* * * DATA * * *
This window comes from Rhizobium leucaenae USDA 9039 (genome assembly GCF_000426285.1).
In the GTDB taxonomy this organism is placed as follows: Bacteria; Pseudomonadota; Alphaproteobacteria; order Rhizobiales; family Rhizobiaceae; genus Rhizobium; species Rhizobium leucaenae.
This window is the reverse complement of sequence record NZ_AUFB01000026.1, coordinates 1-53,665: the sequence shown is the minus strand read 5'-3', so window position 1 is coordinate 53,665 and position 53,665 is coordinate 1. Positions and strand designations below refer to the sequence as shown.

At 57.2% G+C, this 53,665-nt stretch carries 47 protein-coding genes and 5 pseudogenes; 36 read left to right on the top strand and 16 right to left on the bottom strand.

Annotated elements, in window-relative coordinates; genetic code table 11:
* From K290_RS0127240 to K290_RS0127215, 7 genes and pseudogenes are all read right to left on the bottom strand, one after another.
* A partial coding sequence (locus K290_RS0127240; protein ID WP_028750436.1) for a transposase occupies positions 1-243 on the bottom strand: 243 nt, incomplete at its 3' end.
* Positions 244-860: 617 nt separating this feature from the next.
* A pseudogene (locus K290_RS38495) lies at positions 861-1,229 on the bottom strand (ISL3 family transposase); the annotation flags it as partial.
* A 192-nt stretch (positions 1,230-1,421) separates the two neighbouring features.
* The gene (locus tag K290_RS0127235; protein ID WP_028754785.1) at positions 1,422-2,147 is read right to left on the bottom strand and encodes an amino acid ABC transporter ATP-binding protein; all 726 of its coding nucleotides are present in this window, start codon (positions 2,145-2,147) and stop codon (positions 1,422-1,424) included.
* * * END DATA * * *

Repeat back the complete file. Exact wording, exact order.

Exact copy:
This window comes from Rhizobium leucaenae USDA 9039 (genome assembly GCF_000426285.1).
In the GTDB taxonomy this organism is placed as follows: Bacteria; Pseudomonadota; Alphaproteobacteria; order Rhizobiales; family Rhizobiaceae; genus Rhizobium; species Rhizobium leucaenae.
This window is the reverse complement of sequence record NZ_AUFB01000026.1, coordinates 1-53,665: the sequence shown is the minus strand read 5'-3', so window position 1 is coordinate 53,665 and position 53,665 is coordinate 1. Positions and strand designations below refer to the sequence as shown.

At 57.2% G+C, this 53,665-nt stretch carries 47 protein-coding genes and 5 pseudogenes; 36 read left to right on the top strand and 16 right to left on the bottom strand.

Annotated elements, in window-relative coordinates; genetic code table 11:
* From K290_RS0127240 to K290_RS0127215, 7 genes and pseudogenes are all read right to left on the bottom strand, one after another.
* A partial coding sequence (locus K290_RS0127240; protein ID WP_028750436.1) for a transposase occupies positions 1-243 on the bottom strand: 243 nt, incomplete at its 3' end.
* Positions 244-860: 617 nt separating this feature from the next.
* A pseudogene (locus K290_RS38495) lies at positions 861-1,229 on the bottom strand (ISL3 family transposase); the annotation flags it as partial.
* A 192-nt stretch (positions 1,230-1,421) separates the two neighbouring features.
* The gene (locus tag K290_RS0127235; protein ID WP_028754785.1) at positions 1,422-2,147 is read right to left on the bottom strand and encodes an amino acid ABC transporter ATP-binding protein; all 726 of its coding nucleotides are present in this window, start codon (positions 2,145-2,147) and stop codon (positions 1,422-1,424) included.